Sunday, December 19, 2010

One Reason Online Privacy Rules Are Coming

An examination of 101 popular smartphone apps by the Wall Street Journal show that that 56 transmitted the phone's unique device ID to other companies without users' awareness or consent. Not everybody would think that especially intrusive.

Some 47 apps transmitted the phone's location in some way. Five sent age, gender and other personal details to outsiders.

Apple says that iPhone apps can’t transmit user data without approval, but the WSJ’s findings reveal many apps that don’t follow that rule. Google leaves it up to app makers to make users aware of the data their apps reveal. Android also gives users specific notes about the phone resources (including hardware and data) apps will use before they’re downloaded.

Unfortunately, there’s little users can do to protect themselves from data-sharing apps, aside from avoiding many popular apps entirely, the report suggests. Many mobile ad companies let users opt-out of their website tracking, but those opt-out lists don’t apply to apps, according to the WSJ. The ad company Jumptap says iPhone users can opt out of app data sharing by emailing their phone’s user ID to them. Apple says its iAd opt-out also applies to apps (but doesn’t prevent iTunes data from being collected).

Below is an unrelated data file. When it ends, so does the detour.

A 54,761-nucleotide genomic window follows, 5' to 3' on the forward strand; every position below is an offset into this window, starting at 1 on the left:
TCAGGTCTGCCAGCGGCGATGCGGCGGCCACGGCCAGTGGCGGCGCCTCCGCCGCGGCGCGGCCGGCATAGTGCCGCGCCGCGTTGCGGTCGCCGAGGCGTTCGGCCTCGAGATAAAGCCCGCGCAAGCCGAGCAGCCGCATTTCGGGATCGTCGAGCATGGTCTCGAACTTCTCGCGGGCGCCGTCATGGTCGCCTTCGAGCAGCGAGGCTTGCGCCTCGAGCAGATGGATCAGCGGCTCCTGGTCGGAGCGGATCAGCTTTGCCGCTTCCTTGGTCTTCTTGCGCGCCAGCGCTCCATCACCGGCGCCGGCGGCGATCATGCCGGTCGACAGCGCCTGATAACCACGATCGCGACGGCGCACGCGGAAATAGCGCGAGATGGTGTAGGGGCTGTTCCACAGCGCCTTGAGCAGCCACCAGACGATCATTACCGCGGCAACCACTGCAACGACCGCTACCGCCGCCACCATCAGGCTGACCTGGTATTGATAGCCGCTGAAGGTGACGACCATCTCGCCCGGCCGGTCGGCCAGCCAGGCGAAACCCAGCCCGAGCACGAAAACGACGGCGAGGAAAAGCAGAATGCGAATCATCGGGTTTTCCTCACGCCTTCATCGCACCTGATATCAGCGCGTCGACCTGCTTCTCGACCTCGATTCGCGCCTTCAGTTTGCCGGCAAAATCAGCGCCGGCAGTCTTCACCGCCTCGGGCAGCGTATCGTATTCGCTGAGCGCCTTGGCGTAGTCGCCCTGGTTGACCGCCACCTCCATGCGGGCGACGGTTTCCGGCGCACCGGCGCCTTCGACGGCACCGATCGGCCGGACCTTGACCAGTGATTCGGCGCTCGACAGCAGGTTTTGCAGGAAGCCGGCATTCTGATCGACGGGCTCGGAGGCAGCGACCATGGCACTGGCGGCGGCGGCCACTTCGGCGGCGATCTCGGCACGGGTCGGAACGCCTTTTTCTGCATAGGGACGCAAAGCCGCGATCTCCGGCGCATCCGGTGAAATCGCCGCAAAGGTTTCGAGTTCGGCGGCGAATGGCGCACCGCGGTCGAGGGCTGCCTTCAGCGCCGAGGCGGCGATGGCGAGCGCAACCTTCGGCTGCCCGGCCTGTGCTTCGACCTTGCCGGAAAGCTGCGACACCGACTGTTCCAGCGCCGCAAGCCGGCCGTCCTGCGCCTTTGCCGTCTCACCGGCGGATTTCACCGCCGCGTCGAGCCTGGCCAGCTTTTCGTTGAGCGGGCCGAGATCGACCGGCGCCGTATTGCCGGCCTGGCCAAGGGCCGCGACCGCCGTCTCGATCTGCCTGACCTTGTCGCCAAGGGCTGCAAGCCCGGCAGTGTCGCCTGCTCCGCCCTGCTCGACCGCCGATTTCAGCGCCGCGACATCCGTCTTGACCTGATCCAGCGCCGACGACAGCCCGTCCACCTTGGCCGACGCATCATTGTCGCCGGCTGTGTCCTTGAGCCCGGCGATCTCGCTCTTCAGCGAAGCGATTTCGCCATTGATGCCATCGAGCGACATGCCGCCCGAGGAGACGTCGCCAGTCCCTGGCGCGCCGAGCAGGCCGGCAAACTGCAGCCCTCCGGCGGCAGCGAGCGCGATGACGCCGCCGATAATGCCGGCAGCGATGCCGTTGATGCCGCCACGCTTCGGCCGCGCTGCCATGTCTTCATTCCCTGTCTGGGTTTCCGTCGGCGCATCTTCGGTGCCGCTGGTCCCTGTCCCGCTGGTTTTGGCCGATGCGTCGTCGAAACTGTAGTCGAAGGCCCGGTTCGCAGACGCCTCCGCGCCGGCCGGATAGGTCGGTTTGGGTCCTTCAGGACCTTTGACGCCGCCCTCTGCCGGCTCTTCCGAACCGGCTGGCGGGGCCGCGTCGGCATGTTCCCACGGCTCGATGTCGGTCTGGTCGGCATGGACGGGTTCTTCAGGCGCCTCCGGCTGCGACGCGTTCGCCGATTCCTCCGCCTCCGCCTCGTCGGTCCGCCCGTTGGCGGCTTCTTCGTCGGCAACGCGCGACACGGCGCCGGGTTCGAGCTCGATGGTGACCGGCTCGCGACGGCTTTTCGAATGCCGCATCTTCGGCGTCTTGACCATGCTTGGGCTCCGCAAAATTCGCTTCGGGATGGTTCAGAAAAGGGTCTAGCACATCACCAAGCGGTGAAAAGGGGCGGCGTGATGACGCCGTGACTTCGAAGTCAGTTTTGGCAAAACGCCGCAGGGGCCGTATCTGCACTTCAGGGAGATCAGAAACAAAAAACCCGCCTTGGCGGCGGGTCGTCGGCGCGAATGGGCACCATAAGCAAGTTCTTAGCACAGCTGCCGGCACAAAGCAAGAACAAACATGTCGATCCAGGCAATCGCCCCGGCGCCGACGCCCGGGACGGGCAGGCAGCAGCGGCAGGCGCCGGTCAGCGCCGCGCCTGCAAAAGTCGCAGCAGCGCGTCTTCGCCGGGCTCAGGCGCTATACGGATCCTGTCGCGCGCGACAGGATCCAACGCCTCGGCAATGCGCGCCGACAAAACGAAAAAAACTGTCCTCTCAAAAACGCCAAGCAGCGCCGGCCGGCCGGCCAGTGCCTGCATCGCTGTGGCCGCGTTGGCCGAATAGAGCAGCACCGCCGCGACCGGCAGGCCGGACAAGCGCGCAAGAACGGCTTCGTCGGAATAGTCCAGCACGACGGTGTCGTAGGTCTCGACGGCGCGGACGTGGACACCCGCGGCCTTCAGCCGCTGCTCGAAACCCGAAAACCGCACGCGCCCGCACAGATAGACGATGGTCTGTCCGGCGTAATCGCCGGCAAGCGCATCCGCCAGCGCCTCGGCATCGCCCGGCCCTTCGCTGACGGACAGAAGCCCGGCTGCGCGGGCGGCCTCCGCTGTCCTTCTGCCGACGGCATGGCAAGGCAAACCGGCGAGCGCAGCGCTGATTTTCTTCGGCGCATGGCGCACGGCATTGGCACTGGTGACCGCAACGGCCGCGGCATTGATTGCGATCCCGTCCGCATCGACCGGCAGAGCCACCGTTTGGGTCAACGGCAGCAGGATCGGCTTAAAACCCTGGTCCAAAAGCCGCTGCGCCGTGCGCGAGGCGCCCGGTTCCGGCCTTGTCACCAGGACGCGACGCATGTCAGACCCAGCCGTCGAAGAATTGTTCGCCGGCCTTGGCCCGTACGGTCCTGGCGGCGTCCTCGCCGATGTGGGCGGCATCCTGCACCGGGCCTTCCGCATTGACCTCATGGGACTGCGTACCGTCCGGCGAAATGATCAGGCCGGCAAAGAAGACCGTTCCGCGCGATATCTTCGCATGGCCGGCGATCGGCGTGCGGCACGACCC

The findings reveal the intrusive effort by online-tracking companies to gather personal data about people in order to flesh out detailed dossiers on them, and suggest why there will be growing political pressure to toughen online privacy, and mobile privacy by extension, if not formal and specific rules relating to mobile data.

read more here if you aren't a Wall Street Journal subscriber.

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